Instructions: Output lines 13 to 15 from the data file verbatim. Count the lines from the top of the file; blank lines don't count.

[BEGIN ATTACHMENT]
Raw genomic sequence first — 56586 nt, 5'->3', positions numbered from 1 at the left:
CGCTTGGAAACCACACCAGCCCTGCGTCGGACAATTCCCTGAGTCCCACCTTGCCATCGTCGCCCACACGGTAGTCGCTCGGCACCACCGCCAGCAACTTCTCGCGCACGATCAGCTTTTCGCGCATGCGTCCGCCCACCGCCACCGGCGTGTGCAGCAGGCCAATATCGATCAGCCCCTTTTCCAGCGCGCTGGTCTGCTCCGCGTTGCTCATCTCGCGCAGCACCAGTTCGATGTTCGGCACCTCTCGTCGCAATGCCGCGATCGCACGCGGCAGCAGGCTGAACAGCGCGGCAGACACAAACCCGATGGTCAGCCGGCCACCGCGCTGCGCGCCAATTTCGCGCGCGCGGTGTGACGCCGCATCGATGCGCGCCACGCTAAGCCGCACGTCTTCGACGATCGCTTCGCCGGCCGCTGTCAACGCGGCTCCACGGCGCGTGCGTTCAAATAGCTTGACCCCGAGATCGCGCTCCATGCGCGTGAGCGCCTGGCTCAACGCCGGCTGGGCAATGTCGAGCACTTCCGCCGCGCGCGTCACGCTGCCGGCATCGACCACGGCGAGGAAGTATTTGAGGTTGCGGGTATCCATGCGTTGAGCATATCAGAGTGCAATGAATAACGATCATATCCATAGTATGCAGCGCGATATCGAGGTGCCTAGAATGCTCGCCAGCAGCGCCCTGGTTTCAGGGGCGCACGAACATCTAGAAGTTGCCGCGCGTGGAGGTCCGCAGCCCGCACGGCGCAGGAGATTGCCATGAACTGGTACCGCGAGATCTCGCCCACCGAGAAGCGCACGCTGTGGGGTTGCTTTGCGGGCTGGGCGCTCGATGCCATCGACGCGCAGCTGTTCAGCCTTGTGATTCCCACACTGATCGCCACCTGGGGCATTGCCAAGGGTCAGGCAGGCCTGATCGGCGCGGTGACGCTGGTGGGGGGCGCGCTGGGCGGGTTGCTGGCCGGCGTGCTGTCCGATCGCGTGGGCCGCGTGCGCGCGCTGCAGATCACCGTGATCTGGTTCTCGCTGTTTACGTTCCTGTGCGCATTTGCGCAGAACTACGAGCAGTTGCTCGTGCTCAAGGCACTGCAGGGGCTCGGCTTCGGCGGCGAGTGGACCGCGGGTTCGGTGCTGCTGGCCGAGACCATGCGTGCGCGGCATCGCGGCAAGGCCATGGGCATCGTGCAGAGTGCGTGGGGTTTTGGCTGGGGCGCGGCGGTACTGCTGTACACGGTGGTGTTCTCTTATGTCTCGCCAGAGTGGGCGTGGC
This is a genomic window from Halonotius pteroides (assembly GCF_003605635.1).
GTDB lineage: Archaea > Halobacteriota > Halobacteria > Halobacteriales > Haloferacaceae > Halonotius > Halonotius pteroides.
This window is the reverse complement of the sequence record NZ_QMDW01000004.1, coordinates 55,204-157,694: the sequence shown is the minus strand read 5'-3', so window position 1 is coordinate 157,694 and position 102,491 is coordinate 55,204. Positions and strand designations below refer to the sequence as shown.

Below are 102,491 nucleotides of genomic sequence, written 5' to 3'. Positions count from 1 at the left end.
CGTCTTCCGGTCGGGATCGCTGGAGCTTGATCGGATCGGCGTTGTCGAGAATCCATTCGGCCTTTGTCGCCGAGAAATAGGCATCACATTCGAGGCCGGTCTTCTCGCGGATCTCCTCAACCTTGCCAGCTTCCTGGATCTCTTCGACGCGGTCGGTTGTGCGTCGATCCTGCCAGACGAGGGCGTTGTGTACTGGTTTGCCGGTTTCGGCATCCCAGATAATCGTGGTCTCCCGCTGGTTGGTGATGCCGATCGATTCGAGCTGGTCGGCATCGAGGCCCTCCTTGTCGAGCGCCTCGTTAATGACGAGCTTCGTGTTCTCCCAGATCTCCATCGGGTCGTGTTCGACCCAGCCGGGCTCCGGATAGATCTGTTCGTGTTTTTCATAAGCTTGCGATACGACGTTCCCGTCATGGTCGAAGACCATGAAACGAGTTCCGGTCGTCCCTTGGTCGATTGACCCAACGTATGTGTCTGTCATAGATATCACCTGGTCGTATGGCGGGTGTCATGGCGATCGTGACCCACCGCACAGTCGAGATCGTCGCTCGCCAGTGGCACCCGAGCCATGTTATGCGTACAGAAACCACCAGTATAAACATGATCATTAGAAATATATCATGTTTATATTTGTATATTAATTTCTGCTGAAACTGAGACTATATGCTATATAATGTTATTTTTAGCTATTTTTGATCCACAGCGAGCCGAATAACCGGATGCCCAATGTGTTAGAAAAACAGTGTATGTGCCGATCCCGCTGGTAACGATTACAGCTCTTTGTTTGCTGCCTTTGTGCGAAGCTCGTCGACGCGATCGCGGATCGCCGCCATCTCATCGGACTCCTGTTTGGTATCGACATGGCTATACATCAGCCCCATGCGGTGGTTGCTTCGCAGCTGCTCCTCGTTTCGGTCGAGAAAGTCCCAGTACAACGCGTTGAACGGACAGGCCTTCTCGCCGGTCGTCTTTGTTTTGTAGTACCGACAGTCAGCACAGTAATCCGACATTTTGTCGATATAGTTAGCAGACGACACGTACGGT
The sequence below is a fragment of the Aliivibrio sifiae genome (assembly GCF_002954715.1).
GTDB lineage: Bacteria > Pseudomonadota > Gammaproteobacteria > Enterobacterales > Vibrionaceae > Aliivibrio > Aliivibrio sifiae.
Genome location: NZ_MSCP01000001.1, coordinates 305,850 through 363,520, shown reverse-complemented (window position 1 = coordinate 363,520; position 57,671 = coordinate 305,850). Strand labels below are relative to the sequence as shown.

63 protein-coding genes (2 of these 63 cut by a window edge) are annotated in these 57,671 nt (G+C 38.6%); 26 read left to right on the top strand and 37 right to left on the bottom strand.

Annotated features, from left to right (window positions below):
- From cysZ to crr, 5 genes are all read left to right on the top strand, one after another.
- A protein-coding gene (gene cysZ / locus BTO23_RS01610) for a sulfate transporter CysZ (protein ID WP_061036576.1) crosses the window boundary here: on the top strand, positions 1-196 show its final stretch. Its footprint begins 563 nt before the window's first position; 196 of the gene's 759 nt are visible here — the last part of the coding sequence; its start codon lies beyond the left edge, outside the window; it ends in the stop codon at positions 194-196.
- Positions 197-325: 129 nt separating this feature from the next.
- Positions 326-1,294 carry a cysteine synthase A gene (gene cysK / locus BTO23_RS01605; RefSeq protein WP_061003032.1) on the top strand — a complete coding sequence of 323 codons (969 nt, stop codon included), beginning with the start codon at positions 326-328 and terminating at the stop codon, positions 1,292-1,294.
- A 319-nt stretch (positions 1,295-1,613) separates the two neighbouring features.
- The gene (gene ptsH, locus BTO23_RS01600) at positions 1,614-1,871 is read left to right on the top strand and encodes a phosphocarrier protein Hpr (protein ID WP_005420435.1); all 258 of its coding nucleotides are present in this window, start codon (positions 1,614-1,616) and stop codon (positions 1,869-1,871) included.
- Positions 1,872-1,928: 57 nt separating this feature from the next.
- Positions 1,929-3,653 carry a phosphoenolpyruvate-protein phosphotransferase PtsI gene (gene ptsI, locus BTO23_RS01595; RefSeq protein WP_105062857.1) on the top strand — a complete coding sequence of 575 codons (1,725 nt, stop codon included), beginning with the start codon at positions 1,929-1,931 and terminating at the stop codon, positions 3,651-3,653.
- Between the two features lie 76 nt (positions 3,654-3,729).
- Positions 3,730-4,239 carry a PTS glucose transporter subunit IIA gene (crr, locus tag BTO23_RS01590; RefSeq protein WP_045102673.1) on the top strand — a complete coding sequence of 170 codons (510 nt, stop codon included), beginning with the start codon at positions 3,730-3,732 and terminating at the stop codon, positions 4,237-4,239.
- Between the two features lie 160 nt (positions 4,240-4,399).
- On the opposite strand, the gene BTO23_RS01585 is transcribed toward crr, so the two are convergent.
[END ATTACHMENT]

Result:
- From cysZ to crr, 5 genes are all read left to right on the top strand, one after another.
- A protein-coding gene (gene cysZ / locus BTO23_RS01610) for a sulfate transporter CysZ (protein ID WP_061036576.1) crosses the window boundary here: on the top strand, positions 1-196 show its final stretch. Its footprint begins 563 nt before the window's first position; 196 of the gene's 759 nt are visible here — the last part of the coding sequence; its start codon lies beyond the left edge, outside the window; it ends in the stop codon at positions 194-196.
- Positions 197-325: 129 nt separating this feature from the next.